Ecuadorian officials considered smuggling Julian Assange out of their London embassy inside a bag, wearing a disguise and hidden in a diplomatic car, it has emerged.
Documents reportedly leaked from the embassy in Knightsbridge, where he still resides, appear to reveal a list of escape plans drawn up for the WikiLeaks founder in 2012.
Slides from a PowerPoint presentation outlined “possible escape scenarios for Assange”, including using diplomatic immunity, a car, disguise and putting him in a bag.
Codenamed Operation Hotel, the report lays out how Ecuador considered ways of getting “Mr Guest”, as Assange was referred to, out of their embassy.
The document suggested Ecuador could appoint the Australian as its official representative to the United Nations, allowing him to reach safety in Ecuador under diplomatic immunity before the UN General Assembly could revoke the appointment.
Another idea said Assange could leave in an unspecified “disguise” to reach a nearby rooftop helipad or merely “get lost in the crowds at Harrods”.
A proposal to conceal him in a diplomatic car leaving the embassy was quickly dismissed because of surveillance by the Metropolitan Police, which allegedly then involved 50 men covering 24 hours a day and two vans.
Because the Ecuadorian Embassy shares its building, Scotland Yard had been able to station officers inside in hallways, on stairs, by lifts and blocking all routes that could get Assange to a car, the document claimed.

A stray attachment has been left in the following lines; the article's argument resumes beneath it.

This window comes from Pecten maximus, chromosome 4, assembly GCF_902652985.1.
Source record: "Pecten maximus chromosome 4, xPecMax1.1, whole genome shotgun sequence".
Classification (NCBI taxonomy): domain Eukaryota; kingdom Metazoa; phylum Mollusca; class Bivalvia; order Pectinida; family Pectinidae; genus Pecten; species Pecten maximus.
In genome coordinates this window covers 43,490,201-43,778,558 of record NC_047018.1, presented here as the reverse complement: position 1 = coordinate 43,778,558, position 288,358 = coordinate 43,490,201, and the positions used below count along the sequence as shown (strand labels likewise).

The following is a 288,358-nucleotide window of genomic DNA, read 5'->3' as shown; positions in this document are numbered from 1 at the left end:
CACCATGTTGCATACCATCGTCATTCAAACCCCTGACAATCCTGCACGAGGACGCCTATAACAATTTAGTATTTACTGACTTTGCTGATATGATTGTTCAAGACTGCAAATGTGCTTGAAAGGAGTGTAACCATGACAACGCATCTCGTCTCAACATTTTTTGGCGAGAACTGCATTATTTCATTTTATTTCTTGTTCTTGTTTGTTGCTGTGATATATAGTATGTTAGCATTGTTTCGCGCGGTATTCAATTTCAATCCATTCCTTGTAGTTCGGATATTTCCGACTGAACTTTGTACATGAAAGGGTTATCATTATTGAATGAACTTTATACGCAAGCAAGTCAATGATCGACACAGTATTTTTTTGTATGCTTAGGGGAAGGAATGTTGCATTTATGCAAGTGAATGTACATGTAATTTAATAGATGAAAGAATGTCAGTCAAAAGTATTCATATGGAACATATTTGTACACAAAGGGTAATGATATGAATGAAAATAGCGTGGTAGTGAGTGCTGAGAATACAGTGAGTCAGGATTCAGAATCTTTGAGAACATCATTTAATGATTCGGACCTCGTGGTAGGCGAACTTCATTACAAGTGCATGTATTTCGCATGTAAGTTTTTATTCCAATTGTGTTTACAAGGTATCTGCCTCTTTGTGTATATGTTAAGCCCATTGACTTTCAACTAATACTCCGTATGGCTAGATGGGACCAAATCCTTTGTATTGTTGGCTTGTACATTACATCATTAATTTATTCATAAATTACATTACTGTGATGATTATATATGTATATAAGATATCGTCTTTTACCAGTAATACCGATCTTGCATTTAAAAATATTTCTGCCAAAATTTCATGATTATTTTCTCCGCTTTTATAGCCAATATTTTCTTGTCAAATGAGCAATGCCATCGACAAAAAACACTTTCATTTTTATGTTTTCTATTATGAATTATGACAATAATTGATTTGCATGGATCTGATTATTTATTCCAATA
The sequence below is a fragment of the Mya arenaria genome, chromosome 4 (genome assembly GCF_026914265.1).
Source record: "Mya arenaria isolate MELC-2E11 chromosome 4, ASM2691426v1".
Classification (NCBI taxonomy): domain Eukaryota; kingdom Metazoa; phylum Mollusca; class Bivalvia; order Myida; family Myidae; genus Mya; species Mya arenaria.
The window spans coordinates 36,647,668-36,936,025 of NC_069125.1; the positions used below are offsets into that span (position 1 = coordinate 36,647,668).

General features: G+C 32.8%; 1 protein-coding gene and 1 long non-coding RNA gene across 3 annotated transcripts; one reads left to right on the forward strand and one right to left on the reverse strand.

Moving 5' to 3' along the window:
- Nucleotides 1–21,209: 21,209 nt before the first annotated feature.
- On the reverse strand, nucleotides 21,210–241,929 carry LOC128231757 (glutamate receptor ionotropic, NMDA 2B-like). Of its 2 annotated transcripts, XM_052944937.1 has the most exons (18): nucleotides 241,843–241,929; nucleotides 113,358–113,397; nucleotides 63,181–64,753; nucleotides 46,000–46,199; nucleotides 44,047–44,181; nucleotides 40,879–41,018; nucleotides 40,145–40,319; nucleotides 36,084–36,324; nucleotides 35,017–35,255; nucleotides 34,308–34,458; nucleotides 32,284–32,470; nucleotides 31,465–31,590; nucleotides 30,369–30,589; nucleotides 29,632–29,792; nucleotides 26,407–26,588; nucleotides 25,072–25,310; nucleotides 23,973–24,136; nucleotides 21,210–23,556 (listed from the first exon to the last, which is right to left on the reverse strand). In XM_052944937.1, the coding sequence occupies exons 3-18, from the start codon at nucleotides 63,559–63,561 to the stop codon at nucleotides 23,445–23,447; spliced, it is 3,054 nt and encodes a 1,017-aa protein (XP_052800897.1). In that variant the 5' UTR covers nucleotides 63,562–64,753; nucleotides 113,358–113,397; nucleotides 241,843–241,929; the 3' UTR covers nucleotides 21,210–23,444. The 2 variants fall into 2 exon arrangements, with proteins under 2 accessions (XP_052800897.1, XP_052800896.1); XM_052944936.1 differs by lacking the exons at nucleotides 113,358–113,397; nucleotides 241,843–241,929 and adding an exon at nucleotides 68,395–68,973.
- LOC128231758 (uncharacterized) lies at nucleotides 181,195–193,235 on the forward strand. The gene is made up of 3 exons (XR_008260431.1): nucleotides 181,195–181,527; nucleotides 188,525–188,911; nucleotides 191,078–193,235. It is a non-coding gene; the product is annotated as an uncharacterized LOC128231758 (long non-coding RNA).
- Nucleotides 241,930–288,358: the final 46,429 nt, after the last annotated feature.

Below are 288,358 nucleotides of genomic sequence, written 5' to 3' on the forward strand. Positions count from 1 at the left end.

The last proposal cited an unusual case dating back to 1984 to suggest that Assange could simply be put in a special “diplomatic bag”, where he could leave with British authorities powerless to open it.
But the author noted that regulations said immunity only applied to sacks that “contain only diplomatic documents or articles intended for official use” – not to mention the fact that police would be monitoring it with heat-seeking cameras.
The Ecuadorian Embassy has not responded to The Independent's requests for comment and a spokesperson for the Metropolitan Police said the force would not discuss the leak “for operational reasons”.
Assange has lived in a small flat at the embassy for more than three years in an attempt to avoid extradition to Sweden for questioning over allegations of rape and sexual assault, some of which have now been dropped. He denies all allegations.
He also feared potential prosecution in the US over his publication of leaked documents from soldier Chelsea Manning, including classified material from the Iraq and Afghanistan wars that sparked international outrage in 2010.
In an interview with The Times Magazine on Sunday, he revealed that he had not had access to fresh air or sunlight since 2012 and that he avoided even his balcony because of “security issues”.
“There have been bomb threats and assassination threats from various people," Assange said.
The fugitive is thought to have cost the UK taxpayer £10 million in police expenses during his stay and a Foreign Office minister accused the embassy of an "abuse of diplomatic relations" for harbouring Assange last month.
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